Gerhard Berger and Masaaki Bandoh presented the new “Class One” regulations which are to come into effect from next year at the Norisring.
The chairman of the ITR and the chair of the GTA made the presentation together in what Berger referred to as a milestone for international motor racing.
“I would like to thank Mr. Berger, DTM and SUPER GT manufacturers, and all concerned for your dedication to this project,” Bandoh said. “As you can see from the great success of our show runs done in both Germany and Japan last year, our collaboration has been further deepened.”
Based on three ideals that have been pursued by the DTM for many years and still guarantee thrilling racing, the regulations are built upon the notions of: safety, cost reduction and equal opportunities.
“These regulations enable manufacturers and teams to participate in spectacular motor racing at reasonable costs on two continents – and thereby to reach many people,” said Berger.
From 2019, the DTM machinery will fully comply with the regulations.
Super GT will adopt a version that will be slightly modified, due to the endurance races that form part of their calendar, in 2020.
Although Super GT will not adopt the regulations until 2020, the ITR and the GTA are planning to hold two joint race meetings as early as 2019.
One of these being in Europe and the other in Asia.
The format will follow that of the DTM with two sprint style races without a driver swap or refuelling, but a mandatory pit stop for all four tyres to be changed.
In addition, a one-off “balance of performance” will be established to ensure there is equality in the vehicles despite the measures to bridge the gap between the two.
The most important factor of the new regulations will be the common part concept. It will result in cost cutting while also adding to the safety and equal-opportunity areas.
Components of the cars will be standardised, for these manufacturers need not to invest in expensive design and development efforts. The core of the car will be the carbon-fibre monocoque with safety cell that has been used in the DTM for years.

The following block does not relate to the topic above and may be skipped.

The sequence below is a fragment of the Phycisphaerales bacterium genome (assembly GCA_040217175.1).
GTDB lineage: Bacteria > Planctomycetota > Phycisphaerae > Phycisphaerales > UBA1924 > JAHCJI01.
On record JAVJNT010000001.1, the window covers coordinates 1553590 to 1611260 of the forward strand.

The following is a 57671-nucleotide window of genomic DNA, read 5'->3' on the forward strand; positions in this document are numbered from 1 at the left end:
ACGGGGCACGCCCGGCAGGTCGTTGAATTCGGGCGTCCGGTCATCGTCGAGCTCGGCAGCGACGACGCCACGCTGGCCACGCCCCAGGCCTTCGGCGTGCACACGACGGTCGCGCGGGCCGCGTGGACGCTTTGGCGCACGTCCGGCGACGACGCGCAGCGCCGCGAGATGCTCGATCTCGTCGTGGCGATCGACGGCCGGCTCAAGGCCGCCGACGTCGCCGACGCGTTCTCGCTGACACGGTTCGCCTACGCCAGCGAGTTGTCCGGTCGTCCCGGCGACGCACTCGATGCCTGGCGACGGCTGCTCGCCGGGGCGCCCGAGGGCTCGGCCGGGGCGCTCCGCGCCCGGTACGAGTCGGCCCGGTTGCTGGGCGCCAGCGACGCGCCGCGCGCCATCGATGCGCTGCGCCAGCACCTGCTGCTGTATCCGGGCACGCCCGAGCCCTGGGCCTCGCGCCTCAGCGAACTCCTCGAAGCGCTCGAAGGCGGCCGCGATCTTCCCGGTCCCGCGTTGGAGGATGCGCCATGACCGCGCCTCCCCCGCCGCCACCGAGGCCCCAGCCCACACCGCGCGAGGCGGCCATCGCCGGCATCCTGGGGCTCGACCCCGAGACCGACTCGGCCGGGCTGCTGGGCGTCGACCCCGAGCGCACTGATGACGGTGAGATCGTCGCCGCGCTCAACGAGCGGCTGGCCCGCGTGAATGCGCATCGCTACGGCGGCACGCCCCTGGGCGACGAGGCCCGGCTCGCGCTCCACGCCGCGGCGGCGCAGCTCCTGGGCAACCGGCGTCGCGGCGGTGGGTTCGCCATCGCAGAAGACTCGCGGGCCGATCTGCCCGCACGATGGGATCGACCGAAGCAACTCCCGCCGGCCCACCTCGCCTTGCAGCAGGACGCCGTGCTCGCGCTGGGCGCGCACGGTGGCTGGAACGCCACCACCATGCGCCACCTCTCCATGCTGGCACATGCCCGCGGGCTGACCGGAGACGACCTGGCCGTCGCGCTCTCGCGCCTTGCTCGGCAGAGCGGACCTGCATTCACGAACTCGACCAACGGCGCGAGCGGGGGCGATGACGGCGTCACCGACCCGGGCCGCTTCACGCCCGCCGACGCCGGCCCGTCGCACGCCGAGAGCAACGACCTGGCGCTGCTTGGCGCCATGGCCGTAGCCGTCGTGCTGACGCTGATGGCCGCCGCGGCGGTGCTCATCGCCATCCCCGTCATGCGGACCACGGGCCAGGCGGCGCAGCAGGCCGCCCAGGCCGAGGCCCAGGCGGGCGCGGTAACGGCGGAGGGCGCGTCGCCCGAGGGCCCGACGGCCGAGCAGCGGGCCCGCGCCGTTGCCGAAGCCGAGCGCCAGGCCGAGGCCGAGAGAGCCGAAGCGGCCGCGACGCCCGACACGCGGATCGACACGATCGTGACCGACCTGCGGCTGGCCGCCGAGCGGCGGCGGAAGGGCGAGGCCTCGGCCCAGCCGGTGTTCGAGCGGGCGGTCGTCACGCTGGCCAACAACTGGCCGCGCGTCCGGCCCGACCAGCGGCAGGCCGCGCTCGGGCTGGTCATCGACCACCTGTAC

The biggest difference to previous DTM technical regulations will be the engines. Two-litre 4-cylinder turbo engines will replace the V8 power units used to date. This will produce 620bhp, about 100 more than its predecessors, and will accelerate the DTM cars to more than 300kph.
Due to more speed, the cars will need more braking power which is why the aerodynamics at the front will be adapted to gather more air for cooling both the engine and the brakes.
Front and rear diffusers and the rear wing will be modified as the current Super GT specs will be incorporated into the regulations.
“I want to thank Bandoh-san and all the peers that jointly worked on the new ‘Class 1’ regulations very much,” Berger said. “I’m really happy about the fact that DTM and SUPER GT made a crucial step on the way to our goal: to jointly hold races. By the creation of these regulations we kept on pursuing our previous course consequently. Furthermore, we set the course for the future of DTM that will fully adopt the new regulations from 2019, thus remaining an attractive platform for the car manufacturers.”
The future of the DTM has been left in the air after Mercedes‘ decision to leave the series at the end of the 2018 championship, with this tie up helping to secure its future.
“In 2019, we are going to hold the first-ever joint race events where DTM and SUPER GT cars compete together,” Bandoh said. “I strongly believe that the joint events will bring new excitement for motorsports fans around the world and both SUPER GT and DTM will continuously develop together.”